December 16, 1965, NASA astronauts Walter M. "Wally" Schirra Jr. and Thomas P. Stafford conducted the first live musical
performance from space. Using a smuggled mini harmonica (Hohner
#39 Little Lady) and some reindeer bells, Schirra and Stafford, respectively, radioed a 'UFO' report saying
"Gemini VII, this is Gemini VI. We have an object, looks like a satellite going from north to south, up in a polar
orbit. He's in a very low trajectory traveling from north to south and has a very high climbing ratio. It looks like
it might even be a ... Very low. Looks like he might be going to reenter soon. Stand by one ... You might just let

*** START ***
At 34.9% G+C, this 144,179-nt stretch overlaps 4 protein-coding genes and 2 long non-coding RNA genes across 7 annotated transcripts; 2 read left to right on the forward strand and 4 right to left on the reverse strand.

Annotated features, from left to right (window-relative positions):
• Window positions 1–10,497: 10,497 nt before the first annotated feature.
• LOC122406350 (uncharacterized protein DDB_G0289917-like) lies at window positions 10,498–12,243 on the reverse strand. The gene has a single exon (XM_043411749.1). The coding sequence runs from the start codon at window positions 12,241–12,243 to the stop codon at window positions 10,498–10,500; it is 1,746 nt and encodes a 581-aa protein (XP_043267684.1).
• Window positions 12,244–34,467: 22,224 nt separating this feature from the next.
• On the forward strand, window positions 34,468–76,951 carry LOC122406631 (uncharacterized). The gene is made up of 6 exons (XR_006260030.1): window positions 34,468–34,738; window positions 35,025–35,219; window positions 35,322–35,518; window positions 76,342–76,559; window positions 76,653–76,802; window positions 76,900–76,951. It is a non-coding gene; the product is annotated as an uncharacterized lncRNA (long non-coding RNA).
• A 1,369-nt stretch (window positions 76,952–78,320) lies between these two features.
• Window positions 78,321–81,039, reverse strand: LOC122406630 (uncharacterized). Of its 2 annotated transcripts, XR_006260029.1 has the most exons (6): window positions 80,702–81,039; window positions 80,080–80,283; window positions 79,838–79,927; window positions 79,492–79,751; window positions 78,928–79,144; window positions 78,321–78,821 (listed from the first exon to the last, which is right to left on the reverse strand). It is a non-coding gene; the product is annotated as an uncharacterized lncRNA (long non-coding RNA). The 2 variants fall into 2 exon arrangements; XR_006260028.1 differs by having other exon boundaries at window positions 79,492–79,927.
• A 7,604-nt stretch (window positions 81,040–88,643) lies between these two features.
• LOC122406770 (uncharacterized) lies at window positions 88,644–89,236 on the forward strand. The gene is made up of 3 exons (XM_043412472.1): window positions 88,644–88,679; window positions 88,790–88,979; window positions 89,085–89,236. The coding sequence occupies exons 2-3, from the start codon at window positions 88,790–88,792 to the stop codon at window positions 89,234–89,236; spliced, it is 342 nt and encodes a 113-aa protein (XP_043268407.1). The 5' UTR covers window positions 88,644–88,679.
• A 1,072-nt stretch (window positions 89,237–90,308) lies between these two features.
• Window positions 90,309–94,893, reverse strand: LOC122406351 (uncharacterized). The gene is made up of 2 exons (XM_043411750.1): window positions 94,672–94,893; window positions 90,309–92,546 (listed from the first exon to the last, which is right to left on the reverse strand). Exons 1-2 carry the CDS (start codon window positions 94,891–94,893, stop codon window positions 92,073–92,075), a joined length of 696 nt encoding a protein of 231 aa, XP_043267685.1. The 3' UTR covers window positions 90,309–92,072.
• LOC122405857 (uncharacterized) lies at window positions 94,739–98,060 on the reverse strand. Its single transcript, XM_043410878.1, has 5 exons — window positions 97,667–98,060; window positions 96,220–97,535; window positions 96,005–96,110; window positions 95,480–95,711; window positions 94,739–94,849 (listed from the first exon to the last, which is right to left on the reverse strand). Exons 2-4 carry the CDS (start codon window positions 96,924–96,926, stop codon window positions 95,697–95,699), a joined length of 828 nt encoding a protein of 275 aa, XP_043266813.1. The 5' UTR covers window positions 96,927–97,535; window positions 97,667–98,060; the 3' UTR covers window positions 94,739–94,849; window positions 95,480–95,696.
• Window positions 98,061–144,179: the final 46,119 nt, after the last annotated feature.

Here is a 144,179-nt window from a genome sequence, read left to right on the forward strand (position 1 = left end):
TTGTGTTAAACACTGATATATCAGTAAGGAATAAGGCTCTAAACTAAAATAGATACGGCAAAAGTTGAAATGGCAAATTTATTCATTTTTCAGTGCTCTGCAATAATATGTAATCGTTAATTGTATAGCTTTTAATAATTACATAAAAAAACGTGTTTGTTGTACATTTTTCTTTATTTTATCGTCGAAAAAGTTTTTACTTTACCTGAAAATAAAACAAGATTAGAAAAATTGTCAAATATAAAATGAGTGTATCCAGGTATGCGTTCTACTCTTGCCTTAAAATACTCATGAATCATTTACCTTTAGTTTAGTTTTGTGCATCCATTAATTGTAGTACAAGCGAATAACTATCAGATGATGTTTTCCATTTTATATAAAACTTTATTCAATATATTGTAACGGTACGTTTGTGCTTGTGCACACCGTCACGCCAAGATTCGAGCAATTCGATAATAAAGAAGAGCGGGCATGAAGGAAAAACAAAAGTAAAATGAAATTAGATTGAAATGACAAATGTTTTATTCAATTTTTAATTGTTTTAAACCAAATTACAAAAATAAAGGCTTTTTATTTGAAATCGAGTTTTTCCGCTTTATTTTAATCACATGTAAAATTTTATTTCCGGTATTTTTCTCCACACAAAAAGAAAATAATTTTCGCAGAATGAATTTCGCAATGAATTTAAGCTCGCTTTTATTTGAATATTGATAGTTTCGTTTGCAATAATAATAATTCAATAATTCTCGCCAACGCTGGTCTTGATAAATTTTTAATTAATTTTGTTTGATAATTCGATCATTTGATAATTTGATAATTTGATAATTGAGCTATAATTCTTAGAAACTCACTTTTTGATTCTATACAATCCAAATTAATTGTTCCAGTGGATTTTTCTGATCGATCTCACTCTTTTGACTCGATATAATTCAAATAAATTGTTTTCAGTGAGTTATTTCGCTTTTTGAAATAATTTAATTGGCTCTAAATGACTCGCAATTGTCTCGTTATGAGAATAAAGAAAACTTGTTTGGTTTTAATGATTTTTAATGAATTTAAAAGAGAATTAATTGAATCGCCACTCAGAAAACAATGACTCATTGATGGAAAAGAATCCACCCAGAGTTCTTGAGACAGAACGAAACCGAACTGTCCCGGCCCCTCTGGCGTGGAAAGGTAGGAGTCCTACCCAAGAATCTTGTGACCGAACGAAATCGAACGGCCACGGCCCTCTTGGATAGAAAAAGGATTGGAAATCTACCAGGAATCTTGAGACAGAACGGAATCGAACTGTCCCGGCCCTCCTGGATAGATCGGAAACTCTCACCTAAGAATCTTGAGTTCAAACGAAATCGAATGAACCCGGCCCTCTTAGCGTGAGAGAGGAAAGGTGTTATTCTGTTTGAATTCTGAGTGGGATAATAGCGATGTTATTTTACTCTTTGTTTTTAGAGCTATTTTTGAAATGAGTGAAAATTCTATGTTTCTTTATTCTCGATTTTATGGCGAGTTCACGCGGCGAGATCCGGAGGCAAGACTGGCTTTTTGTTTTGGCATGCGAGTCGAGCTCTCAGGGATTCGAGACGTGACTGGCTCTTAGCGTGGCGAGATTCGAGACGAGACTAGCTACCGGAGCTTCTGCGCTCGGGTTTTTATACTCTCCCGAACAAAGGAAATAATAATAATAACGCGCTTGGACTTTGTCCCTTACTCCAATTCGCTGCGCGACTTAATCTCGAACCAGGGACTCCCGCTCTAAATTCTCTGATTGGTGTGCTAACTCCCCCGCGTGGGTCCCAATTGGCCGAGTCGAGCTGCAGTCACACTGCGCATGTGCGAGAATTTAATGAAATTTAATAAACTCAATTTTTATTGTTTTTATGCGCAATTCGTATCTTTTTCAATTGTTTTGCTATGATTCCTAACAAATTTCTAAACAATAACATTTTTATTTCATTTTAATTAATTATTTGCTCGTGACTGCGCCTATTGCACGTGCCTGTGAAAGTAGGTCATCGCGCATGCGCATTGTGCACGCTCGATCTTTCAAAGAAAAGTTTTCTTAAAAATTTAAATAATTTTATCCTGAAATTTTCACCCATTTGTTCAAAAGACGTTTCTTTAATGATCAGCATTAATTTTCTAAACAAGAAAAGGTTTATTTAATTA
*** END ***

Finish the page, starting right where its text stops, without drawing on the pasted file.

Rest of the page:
me try to pick up that thing." Just before reentry into the Earth's atmosphere for a splashdown, the two pranksters
then broke out in a round of "Jingle
rocket boost glider builder David Wagner sent me this note and photos of his excellent
Estes Falcon and his
rocket boost gliders. David
established a unique "signature" finishing scheme on his models that consists of a solid red and/or sometimes white
base with aluminum foil in a decorative pater in the rocket motor exhaust area.
is a nice, lightweight WWI British SE-5 biplane
for radio control. The original was rudder-only (RO) with a .15 size diesel engine for
power. Designed by well-known (at the time) scale modeler Chet Lanzo, this model
features break-away top and bottom wings and oversize air-filled wheels to help make hard than normal landings more
survivable. A modern 3-channel setup with an electric motor should serve the SE-5 well, and would most likely yield
an even lighter ready to fly weight than the original configuration.